Joy that greets our trials
James begins this letter describing the critical role temptation and trial play in the process we experience on the road toward spiritual maturity. James' description reveals that the trials and testing we must go through has the potential to bring us to greater patience, wisdom, and faith (v. 1-8).
Every aspect of our life in Christ will in some way be tested. It is only in this process that we are able to come face to face with the truth about ourselves. This examination of who we really are positions us to realistically uncover where Christ's new life has transformed us and where our fallen nature remains a ruling force.
In some ways, it's like testing a newly built bridge. It's vital to know if it has been proven strong enough to support the trucks and cars that will drive over it. In a similar way, our spiritual lives must be thoroughly tested. Are we as spiritually strong as we think we are? Are we really ready for the life we say we want? Many people say they want God to give them great marriages, great relationships, victory over sin, successful jobs, and fruitful ministry. But, the fact is, many times we are ill prepared to be the person such blessings will demand that we be. Without a transformation of our character, the real-world fact is we can become a destructive force spoiling what was intended to be a great blessing.
The fact is, it is only what is in us that will come out of us. Trials reveal what that is. When we are forced to face our weakness, it can become the turning point that enables us to exchange our manifested weakness for the abundant riches of Christ's life birthed within us. James promises the potential result from these trials to perfect patience within us that will leave us "lacking nothing" (v. 4). Along with a new and mature patience that we bring to life's countless difficulties we also are given the priceless value of wisdom. This God-given wisdom will in turn be translated into success as we respond to the trials and temptations that are as much a part of life as the air we breathe (v. 5).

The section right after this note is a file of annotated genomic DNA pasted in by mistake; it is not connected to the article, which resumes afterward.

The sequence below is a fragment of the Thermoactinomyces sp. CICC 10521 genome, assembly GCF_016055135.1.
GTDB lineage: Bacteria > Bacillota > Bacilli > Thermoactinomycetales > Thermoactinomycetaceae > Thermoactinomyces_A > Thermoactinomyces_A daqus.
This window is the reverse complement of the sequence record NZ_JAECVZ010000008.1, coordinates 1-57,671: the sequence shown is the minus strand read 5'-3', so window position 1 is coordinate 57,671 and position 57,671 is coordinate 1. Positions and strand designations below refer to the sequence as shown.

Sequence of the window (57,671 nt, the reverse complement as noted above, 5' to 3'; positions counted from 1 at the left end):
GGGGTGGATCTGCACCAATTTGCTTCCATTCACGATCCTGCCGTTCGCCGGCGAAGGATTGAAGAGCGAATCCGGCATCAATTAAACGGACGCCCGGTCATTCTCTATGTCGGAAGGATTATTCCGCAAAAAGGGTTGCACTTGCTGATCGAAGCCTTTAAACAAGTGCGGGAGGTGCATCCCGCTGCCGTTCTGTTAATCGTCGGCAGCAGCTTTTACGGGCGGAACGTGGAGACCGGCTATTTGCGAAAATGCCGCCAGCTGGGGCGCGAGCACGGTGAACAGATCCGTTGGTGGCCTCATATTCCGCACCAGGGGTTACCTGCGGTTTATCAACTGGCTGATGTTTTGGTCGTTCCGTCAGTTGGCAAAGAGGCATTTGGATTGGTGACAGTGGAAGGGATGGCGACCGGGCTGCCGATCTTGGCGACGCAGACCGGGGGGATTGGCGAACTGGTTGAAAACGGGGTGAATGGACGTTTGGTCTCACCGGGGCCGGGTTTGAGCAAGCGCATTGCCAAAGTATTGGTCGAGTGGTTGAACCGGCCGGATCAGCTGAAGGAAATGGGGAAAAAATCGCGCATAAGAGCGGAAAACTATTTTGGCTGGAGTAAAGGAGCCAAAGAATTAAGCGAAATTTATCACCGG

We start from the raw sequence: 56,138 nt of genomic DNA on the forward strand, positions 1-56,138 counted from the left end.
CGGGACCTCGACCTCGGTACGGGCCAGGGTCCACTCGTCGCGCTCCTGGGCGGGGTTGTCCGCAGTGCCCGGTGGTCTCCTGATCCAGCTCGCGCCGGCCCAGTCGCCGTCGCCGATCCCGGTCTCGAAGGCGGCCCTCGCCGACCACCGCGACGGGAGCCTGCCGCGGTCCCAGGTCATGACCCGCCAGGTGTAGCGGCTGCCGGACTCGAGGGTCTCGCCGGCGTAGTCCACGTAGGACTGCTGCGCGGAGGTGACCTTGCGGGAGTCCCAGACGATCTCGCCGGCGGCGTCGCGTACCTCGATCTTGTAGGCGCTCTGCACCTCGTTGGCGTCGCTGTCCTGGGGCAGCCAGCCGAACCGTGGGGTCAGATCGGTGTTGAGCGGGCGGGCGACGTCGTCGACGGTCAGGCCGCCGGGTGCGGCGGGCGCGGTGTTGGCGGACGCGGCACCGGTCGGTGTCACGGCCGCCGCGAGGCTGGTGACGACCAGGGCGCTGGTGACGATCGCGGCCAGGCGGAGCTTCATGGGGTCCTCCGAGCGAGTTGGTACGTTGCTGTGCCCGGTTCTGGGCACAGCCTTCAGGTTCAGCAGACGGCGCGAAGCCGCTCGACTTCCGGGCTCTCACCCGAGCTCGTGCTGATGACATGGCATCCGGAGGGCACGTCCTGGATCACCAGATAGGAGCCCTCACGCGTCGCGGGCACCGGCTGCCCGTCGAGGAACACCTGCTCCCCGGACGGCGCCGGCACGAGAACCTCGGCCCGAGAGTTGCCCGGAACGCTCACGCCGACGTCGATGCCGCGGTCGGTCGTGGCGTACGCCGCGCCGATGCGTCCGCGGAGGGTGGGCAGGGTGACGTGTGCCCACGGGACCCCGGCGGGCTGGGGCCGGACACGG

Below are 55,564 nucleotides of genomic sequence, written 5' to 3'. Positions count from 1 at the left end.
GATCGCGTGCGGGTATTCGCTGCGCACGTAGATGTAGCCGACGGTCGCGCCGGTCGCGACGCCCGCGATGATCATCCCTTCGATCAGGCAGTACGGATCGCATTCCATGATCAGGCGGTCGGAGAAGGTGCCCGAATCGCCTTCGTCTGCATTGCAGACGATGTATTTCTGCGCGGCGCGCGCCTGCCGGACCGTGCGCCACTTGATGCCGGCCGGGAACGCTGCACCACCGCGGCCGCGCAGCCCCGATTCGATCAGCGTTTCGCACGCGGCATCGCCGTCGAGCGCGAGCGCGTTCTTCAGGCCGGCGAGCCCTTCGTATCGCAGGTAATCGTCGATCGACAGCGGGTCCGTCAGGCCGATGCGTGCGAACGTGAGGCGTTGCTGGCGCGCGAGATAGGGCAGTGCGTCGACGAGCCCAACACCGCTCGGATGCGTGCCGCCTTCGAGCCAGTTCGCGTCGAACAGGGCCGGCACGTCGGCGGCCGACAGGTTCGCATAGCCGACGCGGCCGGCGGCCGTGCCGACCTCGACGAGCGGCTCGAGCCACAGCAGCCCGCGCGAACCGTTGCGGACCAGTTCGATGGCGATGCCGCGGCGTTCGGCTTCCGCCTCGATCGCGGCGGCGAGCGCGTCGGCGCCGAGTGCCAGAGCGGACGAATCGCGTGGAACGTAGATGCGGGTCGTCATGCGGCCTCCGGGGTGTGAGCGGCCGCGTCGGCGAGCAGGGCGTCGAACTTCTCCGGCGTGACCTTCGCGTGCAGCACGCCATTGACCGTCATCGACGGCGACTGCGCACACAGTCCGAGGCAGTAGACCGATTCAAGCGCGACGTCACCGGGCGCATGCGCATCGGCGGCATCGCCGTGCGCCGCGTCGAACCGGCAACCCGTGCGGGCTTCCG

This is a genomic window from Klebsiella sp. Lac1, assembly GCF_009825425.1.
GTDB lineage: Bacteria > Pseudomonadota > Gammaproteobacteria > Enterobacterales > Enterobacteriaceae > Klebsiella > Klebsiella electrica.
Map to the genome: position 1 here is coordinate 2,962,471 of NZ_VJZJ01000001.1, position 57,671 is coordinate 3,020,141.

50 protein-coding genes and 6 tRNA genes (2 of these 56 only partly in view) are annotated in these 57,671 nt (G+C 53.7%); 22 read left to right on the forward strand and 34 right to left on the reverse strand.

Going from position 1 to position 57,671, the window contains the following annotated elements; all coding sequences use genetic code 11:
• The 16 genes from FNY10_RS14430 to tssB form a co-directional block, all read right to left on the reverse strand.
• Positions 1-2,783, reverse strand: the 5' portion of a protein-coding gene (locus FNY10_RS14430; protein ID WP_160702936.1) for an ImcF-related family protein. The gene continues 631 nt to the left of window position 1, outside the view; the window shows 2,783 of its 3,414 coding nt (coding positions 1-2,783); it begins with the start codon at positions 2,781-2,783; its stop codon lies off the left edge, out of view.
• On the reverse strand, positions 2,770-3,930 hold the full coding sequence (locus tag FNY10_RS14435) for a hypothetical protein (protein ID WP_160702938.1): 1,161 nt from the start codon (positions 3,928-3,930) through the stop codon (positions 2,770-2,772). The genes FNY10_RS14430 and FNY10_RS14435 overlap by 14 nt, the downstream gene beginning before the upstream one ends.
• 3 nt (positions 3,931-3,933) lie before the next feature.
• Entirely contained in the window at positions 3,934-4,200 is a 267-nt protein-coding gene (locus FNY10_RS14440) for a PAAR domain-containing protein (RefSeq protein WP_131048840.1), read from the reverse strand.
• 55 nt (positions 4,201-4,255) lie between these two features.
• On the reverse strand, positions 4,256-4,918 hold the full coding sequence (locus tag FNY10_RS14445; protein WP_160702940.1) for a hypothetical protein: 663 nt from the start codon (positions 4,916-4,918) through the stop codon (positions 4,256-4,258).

The result of these trials and temptations is faith in God that fearlessly takes ownership of the abundant promises of God (v. 6-8). But, of course, the alternative is also true. If our trials and temptations are not faced with the strengthening, transforming work of Christ within us, we could end up with nothing but defeat and unbelief. When unbelief gets you under its grasp, the temptations that expose our sin and weakness will throw us into a pit of hopeless despair. The end result of that is spiritual destruction. We alone are responsible for the path we choose. We must take personal responsibility for the results (v. 12-16). When the thief of unbelief robs us of our hope of discovering the glory that is possible by faith in who we are in Christ, we become like a man who, having looked in the mirror, soon forgets what he looks like once he has turned his back to the mirror.
The lesson we are left with is clear. Trials and temptations will hit us all, but how we approach them will determine whether we are transformed or destroyed by them. Therefore, let us come with bold and joyful expectation that a harvest of great fruit is possible when faith meets the furnace of affliction that tries our souls (v. 2).
-Calvary Church Boise
Created almost 2 years ago